The procedure takes only a few minutes. Some people prefer to use numbing cream, but no anesthesia is required and discomfort is minor. For four to six hours afterwards, patients must not lay down, manipulate the injected area or exercise vigorously. This keeps the Botox from migrating outside the treatment zones. But it’s OK to immediately return to work or resume normal social activities. Generally it takes one to two weeks for the Botox to take full effect, but some patients will notice changes after two or three days.

Typically, the effect lasts from three to six months. As muscle action gradually returns, lines and wrinkles begin to reappear and they can be retreated. Over time, returning lines and wrinkles often appear less severe; the muscles learn to relax and the overlying skin becomes less creased and folded.

Things to consider before the injection

The safety of Botox for pregnant or breastfeeding women has not been determined, so neither group should use it. Also, people with certain neurological diseases should not use Botox.

When an expert performs the procedure, patients generally tolerate Botox well. A recent study found less than 1 percent of patients experience problems if a board-certified dermatologist administers the treatment. Temporary bruising is the most common side effect. Headaches sometimes occur; they stop within one to two days. A small percentage of patients may develop eyebrow or eyelid drooping, but this usually resolves in a few weeks.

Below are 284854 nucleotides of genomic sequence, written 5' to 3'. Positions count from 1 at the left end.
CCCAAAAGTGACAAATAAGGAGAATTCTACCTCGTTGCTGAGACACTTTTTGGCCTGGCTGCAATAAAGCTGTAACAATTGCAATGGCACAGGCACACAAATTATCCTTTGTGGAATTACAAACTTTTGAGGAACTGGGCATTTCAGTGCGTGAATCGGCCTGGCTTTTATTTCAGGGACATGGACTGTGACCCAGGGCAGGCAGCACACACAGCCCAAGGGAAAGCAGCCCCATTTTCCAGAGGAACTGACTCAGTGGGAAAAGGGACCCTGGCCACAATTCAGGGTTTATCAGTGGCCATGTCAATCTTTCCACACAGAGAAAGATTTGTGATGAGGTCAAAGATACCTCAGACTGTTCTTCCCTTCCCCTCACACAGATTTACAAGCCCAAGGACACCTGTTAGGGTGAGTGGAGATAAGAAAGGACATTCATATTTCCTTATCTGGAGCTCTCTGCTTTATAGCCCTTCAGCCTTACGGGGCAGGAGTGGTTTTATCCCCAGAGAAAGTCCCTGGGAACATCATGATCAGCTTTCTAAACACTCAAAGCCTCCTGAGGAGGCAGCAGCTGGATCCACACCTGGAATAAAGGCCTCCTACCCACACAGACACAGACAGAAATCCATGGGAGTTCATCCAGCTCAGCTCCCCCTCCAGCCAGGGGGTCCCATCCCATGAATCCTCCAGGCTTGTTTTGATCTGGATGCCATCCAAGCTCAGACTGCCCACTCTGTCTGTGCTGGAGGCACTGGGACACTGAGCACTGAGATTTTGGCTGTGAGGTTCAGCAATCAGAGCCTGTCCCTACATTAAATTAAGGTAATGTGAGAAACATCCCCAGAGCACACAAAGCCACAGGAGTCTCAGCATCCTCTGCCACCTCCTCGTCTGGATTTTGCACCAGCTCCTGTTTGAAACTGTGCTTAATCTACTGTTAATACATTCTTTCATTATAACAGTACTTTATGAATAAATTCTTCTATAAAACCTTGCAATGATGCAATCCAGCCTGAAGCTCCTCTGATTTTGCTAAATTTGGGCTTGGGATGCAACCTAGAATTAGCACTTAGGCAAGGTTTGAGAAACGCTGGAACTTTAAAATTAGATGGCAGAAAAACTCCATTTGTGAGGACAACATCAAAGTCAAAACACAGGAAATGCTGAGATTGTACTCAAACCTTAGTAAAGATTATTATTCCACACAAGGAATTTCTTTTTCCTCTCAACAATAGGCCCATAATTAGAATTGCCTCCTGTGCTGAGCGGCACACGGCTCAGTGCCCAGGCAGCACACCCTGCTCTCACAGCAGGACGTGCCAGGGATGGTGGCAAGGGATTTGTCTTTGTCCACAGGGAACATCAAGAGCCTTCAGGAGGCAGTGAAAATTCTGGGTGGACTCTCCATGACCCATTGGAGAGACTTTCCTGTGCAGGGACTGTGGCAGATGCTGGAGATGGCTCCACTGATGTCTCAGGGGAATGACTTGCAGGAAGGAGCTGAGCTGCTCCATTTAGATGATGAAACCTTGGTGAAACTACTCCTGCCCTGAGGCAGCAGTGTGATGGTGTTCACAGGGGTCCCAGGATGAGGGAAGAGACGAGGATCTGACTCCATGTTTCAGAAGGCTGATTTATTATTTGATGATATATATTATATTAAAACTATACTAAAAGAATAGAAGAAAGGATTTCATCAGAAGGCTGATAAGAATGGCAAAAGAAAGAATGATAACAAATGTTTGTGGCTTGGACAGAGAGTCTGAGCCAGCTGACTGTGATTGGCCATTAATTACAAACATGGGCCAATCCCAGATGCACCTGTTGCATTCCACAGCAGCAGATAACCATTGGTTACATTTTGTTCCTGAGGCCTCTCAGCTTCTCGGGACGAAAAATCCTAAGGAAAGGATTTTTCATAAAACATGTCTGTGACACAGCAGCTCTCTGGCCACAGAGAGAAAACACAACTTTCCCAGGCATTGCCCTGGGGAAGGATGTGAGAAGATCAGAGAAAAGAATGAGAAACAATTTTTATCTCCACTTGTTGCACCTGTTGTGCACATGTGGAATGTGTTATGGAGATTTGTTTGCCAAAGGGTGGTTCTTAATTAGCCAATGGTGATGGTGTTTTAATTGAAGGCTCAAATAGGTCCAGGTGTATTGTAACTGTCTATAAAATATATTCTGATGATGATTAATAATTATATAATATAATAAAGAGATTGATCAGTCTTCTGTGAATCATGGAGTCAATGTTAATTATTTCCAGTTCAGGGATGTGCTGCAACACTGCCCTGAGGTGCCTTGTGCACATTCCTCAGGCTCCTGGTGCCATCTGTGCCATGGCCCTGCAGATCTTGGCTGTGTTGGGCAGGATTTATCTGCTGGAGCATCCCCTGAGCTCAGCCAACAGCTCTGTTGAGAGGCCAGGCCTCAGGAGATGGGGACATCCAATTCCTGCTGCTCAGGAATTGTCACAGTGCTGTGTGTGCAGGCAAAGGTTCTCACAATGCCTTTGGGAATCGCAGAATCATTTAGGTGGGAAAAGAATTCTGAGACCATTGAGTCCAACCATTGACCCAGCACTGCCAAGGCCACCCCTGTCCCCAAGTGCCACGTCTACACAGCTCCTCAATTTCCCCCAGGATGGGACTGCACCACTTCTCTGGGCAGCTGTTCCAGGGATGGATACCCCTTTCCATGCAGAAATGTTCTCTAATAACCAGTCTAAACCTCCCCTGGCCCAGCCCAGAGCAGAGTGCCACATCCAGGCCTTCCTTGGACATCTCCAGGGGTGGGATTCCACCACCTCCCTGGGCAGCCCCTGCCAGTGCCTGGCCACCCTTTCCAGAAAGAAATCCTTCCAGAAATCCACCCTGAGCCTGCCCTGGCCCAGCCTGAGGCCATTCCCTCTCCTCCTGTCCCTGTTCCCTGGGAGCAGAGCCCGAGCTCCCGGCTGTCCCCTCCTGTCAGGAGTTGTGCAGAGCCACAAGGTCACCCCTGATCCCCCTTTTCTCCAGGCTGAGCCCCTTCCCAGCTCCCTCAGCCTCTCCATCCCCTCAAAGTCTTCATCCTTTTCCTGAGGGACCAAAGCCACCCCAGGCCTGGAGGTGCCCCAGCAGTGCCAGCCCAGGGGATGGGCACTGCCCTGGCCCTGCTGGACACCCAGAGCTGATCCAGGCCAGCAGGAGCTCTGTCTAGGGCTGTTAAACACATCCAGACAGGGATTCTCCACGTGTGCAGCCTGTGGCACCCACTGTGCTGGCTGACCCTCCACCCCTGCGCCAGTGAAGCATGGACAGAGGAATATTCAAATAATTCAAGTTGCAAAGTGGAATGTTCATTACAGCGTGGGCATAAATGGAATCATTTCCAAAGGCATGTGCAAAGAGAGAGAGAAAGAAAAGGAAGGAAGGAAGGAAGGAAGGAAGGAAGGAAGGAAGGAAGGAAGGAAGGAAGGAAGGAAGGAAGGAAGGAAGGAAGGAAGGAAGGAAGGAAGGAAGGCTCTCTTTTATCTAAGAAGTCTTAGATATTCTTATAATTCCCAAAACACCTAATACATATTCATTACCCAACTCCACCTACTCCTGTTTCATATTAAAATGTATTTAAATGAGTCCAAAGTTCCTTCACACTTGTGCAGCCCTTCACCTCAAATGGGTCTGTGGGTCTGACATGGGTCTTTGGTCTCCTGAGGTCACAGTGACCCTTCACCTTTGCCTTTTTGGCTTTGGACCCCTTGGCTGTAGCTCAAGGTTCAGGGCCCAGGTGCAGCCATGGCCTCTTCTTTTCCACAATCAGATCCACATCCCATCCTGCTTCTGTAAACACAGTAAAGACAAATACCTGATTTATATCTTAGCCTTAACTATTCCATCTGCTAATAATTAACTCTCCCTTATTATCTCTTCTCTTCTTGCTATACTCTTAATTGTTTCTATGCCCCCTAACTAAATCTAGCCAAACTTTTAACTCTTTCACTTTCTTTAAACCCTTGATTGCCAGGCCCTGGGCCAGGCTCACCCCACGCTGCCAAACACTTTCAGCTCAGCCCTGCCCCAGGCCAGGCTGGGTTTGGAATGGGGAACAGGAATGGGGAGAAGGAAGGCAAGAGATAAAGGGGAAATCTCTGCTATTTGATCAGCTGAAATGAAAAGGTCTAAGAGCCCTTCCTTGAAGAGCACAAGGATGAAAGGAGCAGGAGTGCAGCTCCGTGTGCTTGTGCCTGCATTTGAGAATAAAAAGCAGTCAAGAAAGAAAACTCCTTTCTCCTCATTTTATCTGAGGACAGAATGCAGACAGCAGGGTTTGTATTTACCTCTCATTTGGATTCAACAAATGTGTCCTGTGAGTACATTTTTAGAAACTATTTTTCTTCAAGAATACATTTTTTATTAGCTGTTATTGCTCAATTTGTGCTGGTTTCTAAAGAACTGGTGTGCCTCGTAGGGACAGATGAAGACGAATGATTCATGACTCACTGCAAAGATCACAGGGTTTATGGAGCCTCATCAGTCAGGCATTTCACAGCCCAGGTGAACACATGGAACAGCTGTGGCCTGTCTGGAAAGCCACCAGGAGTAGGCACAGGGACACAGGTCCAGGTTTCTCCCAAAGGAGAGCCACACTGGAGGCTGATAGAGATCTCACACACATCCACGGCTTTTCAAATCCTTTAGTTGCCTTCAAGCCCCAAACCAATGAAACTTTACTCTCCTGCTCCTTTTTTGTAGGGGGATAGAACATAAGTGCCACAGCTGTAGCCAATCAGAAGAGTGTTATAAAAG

Because day spas and other nonmedical offices do Botox treatments, many people think a Botox injection is on the same level as a manicure, facial or haircut. This is not the case. This is a medical procedure requiring specific training and expertise in order to achieve safe and aesthetically pleasing results. Many doctors and medical paraprofessionals advertise Botox treatments after taking a weekend course in injections. But those courses are teaching their students to match a template—and Botox is not a “one-size-fits-all” treatment. An individual’s unique features and muscle patterns must be taken into account.

It’s best to choose an experienced provider with extensive knowledge of facial anatomy, an aesthetic eye and well-developed skills. A highly trained board-certified physician is also best able to manage any complications post-treatment.

Can you have too much Botox?

If you go to an unqualified provider, it may not look right, no matter what the amount. That said, when it comes to Botox, less is more. You want a subtle and natural look, with plenty of movement left in the face. Too much causes that stereotypical frozen appearance. Botox isn’t noticeable if it’s injected in small doses by a skilled practitioner. And when done just right, a good Botox treatment presents a patient who appears more rested, with more defined brows, more open eyes, and skin that takes on a smoother and more youthful appearance.

The Conversation